Updated: Dec 4, 2020
Late October delivered Meringue with Fresh Whipped Cream and Berries. OUT OF THIS WORLD delicious. Beautiful, creative, abstract, unique and special. It was made with love, by my GodMother, as a birthday cake for my 13 year old daughter. A new sweet tradition that I will carry forward.
As a family, we gather. We cook. We eat. We play. We are beach folk too, called to the water in different ways. This is our tribe.
Our matriarch said a few words to remind us of what is important. I paraphrase: "We are working together to keep us strong as we design our lives within this new reality of Covid-19. We each have a responsibility to ourselves and to our collective. All hands on deck, keep your head down and eyes on the prize. There is no room for getting lost and veering off track, everyone's focus is mandatory for the health and well being of our family. All of us are loved and supported and all of us are needed. Together we will contribute to our success."
What I create now feels critical. There is so much intensity surrounding loss. Everything as I know it has changed and the one thread of consistency resides in the warm connection I hold with the people in my life. Whether it be with family, friends or colleagues, how I choose to relate to anyone feeds my soul. I can either nourish or starve and in my humble opinion, getting clear on what I am generating is at the root of my contentment. My routines were abolished on March 17, 2020. I took a long pause (it felt like paralysis) on many fronts as I scrambled to stay afloat on others. Little did I know this initial effort was the beginning of a new priority list.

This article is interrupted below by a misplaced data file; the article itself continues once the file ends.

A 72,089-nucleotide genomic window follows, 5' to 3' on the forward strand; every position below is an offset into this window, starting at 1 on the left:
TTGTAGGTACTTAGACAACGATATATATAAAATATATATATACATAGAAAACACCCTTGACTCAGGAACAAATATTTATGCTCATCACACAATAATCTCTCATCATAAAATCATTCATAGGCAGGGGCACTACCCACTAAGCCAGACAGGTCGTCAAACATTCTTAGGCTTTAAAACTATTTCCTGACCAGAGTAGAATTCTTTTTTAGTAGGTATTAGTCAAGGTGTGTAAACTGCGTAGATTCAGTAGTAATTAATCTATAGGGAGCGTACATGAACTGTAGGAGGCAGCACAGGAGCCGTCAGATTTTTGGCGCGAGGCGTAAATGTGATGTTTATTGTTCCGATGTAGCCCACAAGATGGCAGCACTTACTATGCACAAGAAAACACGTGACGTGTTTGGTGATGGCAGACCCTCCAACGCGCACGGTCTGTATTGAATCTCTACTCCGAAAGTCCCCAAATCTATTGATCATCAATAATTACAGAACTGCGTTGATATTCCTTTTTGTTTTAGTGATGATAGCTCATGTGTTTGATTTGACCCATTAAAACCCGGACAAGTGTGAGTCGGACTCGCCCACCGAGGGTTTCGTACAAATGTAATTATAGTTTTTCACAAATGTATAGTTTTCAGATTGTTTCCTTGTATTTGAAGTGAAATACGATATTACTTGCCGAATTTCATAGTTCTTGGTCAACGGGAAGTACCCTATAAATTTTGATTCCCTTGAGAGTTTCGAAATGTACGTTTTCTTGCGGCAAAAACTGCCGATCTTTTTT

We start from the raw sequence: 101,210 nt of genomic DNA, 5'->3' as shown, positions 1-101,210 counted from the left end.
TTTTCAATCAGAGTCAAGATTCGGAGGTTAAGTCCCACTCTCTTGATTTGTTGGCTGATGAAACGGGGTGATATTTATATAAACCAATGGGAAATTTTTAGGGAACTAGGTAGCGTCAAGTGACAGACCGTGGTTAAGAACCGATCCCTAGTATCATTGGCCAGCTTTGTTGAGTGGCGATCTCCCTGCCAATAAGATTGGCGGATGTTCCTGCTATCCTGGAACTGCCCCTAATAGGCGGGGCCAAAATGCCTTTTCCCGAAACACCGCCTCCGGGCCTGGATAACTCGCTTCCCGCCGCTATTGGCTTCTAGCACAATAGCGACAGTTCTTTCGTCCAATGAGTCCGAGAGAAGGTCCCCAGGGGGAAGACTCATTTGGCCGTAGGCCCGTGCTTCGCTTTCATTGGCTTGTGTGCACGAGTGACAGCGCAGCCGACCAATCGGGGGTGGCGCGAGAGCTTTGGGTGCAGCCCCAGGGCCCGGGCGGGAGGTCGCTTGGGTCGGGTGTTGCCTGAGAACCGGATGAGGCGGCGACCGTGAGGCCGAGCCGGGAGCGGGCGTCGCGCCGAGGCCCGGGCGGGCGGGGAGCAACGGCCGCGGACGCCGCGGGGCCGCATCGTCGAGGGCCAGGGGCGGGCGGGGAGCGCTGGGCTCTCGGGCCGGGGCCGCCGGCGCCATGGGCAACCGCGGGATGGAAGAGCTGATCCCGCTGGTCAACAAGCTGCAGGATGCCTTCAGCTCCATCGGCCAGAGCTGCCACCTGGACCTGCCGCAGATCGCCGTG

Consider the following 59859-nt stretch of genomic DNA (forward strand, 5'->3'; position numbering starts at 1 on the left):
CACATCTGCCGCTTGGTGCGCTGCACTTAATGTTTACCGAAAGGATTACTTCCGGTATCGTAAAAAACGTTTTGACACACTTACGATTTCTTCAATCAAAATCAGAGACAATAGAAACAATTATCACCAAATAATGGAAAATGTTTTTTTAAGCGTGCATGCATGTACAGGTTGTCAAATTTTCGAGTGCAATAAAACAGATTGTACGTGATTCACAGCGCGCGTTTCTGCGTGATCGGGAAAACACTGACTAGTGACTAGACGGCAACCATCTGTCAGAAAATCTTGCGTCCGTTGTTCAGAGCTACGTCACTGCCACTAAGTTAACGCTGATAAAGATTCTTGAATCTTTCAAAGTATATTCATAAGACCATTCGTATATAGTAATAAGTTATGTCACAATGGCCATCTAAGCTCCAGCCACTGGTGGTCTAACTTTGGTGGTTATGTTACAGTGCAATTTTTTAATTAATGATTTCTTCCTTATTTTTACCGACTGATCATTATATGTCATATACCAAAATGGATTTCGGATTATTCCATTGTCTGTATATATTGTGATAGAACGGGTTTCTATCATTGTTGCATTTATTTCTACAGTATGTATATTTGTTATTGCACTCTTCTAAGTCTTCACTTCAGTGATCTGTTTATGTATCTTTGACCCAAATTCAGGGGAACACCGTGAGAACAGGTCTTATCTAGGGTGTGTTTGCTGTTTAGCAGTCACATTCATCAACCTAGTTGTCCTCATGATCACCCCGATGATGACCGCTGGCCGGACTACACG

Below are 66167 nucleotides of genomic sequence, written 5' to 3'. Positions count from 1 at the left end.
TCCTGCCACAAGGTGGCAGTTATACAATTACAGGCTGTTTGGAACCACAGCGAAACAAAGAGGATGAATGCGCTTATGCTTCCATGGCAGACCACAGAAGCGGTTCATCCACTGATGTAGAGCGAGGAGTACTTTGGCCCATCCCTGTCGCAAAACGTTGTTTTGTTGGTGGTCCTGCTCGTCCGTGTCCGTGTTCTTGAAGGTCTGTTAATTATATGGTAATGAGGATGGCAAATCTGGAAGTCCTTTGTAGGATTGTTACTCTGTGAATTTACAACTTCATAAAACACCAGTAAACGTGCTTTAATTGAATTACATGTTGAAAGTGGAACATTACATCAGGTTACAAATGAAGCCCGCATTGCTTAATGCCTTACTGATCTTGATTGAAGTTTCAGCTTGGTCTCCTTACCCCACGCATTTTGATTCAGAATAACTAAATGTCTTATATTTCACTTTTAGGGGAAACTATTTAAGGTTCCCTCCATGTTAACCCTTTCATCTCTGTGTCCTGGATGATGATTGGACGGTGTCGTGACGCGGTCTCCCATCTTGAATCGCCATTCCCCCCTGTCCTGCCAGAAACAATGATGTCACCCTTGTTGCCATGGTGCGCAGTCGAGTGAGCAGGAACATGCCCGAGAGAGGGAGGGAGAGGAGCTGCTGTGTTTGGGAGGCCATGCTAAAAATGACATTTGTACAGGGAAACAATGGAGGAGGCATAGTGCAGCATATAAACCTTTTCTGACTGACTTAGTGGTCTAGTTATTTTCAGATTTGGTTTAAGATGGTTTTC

I want to acknowledge the 'constant pivot' we are activating on a daily basis. Safety regulations flood our inboxes and we adjust as needed in private and in public. It is also important to notice how our need for adaptability can feel overwhelming, it can rally some and deflate others. Even if one is inclined to manage it well, deep down the perpetual flux can fuel exhaustion and take a heavy toll. It is easy to feel alone, to feel isolated. How do you connect? Where do you share your worst fears? How do you take real care of yourself and the ones you love? When we offer these questions at our table, the younger ones seem more willing to open up, to let out their thoughts without too much guard. For me, personally, this is refreshing to witness. It is here that I can lean into curiosity and dismiss my inclination toward judgment. It always works better when there are others around, it seems to lessen my unconscious habits around listening, that space where I presume argument instead of being in a state of wonder. I am so tired of my own restrictions, this endless chatter that begins with "No, no no".
My son, with his pal after a night under the stars, came in to find a breakfast plate of melon, eggs, bagel and bacon. He sits down and tells me "I am going on an all fruit diet". I am thinking, and blurting "Before or after you eat the food I made?" A few bites go down. He nods his head and smiles as he says "After". Then I ask him why? His 14 year old love responds with: "Just because mom, jeesh." Hmmmm. I keep prodding, what are you trying to accomplish? What is your goal? For about three minutes I am completely lost in my own headspace, so I ask, quite clearly: "What are we talking about exactly?" His friend drops his head and starts to giggle.